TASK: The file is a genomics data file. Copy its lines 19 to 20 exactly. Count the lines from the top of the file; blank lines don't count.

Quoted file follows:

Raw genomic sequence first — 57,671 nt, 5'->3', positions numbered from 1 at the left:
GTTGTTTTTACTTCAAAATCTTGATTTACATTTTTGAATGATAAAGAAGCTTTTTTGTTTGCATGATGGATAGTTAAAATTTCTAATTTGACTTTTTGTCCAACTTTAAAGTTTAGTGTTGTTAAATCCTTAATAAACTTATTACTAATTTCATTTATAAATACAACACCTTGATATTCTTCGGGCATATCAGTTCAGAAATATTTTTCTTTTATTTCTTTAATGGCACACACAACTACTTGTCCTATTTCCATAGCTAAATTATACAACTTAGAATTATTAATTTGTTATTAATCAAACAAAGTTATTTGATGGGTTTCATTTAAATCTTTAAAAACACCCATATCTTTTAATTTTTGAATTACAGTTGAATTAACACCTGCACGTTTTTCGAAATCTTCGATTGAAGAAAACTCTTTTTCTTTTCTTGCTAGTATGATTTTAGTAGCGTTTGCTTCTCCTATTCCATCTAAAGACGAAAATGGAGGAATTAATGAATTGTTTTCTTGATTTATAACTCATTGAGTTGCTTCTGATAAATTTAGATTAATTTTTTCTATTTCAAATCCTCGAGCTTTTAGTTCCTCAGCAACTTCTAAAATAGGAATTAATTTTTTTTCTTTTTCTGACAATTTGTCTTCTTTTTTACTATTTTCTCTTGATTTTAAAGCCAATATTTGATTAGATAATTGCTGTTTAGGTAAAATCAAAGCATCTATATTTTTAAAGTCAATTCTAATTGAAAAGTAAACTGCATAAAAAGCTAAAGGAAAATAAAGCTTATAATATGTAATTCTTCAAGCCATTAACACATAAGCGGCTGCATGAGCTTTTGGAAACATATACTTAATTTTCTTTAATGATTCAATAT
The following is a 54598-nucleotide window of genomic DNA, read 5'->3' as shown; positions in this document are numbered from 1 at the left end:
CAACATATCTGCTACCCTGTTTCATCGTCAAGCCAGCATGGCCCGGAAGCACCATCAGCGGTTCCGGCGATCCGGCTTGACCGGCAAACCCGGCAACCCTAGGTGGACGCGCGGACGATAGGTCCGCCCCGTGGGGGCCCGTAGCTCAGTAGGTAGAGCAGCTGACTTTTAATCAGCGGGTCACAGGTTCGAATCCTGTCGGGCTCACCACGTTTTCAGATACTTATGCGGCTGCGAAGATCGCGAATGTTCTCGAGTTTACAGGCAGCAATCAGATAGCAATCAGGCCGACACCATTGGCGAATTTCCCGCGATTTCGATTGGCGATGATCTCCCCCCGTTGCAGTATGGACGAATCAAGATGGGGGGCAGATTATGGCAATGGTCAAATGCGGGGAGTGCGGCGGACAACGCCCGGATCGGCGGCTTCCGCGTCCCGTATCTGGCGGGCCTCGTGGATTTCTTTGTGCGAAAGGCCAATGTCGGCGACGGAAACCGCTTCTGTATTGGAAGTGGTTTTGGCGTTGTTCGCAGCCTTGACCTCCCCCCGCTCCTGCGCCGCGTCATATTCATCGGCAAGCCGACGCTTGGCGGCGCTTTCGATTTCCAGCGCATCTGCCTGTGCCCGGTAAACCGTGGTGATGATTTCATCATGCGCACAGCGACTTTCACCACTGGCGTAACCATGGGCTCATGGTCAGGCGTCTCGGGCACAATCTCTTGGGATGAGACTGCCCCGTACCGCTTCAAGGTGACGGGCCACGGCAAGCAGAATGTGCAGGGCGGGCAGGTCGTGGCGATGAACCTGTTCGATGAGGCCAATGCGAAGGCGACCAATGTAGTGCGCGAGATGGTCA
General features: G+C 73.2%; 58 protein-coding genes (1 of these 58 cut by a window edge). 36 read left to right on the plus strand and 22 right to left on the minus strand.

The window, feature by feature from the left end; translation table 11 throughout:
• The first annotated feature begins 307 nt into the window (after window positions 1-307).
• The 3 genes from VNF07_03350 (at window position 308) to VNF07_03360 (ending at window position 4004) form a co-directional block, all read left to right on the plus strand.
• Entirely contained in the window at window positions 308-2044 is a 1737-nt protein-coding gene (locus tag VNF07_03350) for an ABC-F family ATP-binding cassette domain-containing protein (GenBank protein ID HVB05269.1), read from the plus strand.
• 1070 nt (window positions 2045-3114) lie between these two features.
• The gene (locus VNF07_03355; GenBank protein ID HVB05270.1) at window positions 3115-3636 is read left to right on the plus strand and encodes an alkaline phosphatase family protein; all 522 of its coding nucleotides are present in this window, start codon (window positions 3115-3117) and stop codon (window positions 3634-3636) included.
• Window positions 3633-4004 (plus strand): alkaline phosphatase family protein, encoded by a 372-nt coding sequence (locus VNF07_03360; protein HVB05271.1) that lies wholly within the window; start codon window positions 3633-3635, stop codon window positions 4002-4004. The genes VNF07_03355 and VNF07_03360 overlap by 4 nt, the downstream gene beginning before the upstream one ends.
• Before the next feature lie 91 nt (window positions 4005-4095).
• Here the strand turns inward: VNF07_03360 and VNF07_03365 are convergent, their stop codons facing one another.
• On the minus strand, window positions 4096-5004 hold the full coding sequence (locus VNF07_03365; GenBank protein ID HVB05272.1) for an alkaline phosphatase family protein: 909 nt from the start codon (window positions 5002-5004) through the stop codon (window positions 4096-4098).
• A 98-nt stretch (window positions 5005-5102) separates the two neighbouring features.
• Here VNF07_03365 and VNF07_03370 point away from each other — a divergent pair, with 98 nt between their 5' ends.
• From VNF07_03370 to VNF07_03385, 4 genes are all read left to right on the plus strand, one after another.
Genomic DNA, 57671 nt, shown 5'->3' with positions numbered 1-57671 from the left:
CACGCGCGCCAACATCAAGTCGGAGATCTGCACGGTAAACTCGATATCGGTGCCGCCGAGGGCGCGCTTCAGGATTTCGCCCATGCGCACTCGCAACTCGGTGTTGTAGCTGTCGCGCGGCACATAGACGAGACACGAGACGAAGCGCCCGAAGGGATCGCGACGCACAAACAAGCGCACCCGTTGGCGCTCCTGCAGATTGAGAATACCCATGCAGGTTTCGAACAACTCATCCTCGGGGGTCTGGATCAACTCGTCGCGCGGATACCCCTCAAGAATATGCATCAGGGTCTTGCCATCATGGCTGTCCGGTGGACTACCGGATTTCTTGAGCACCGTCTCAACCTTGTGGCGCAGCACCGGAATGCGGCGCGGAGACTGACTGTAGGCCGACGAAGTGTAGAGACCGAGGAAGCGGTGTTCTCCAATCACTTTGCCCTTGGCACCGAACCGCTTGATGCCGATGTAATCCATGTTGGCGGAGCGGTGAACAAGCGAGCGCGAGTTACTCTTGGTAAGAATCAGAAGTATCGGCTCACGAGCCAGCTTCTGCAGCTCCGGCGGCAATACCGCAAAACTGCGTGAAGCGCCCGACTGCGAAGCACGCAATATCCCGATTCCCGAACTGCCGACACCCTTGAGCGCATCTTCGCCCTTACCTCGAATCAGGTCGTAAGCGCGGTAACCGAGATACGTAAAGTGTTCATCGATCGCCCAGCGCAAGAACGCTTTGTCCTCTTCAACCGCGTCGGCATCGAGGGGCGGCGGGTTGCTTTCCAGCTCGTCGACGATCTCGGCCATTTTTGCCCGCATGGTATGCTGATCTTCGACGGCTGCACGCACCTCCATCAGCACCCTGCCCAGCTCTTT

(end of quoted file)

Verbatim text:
Genomic DNA, 57671 nt, shown 5'->3' with positions numbered 1-57671 from the left:
CACGCGCGCCAACATCAAGTCGGAGATCTGCACGGTAAACTCGATATCGGTGCCGCCGAGGGCGCGCTTCAGGATTTCGCCCATGCGCACTCGCAACTCGGTGTTGTAGCTGTCGCGCGGCACATAGACGAGACACGAGACGAAGCGCCCGAAGGGATCGCGACGCACAAACAAGCGCACCCGTTGGCGCTCCTGCAGATTGAGAATACCCATGCAGGTTTCGAACAACTCATCCTCGGGGGTCTGGATCAACTCGTCGCGCGGATACCCCTCAAGAATATGCATCAGGGTCTTGCCATCATGGCTGTCCGGTGGACTACCGGATTTCTTGAGCACCGTCTCAACCTTGTGGCGCAGCACCGGAATGCGGCGCGGAGACTGACTGTAGGCCGACGAAGTGTAGAGACCGAGGAAGCGGTGTTCTCCAATCACTTTGCCCTTGGCACCGAACCGCTTGATGCCGATGTAATCCATGTTGGCGGAGCGGTGAACAAGCGAGCGCGAGTTACTCTTGGTAAGAATCAGAAGTATCGGCTCACGAGCCAGCTTCTGCAGCTCCGGCGGCAATACCGCAAAACTGCGTGAAGCGCCCGACTGCGAAGCACGCAATATCCCGATTCCCGAACTGCCGACACCCTTGAGCGCATCTTCGCCCTTACCTCGAATCAGGTCGTAAGCGCGGTAACCGAGATACGTAAAGTGTTCATCGATCGCCCAGCGCAAGAACGCTTTGTCCTCTTCAACCGCGTCGGCATCGAGGGGCGGCGGGTTGCTTTCCAGCTCGTCGACGATCTCGGCCATTTTTGCCCGCATGGTATGCTGATCTTCGACGGCTGCACGCACCTCCATCAGCACCCTGCCCAGCTCTTT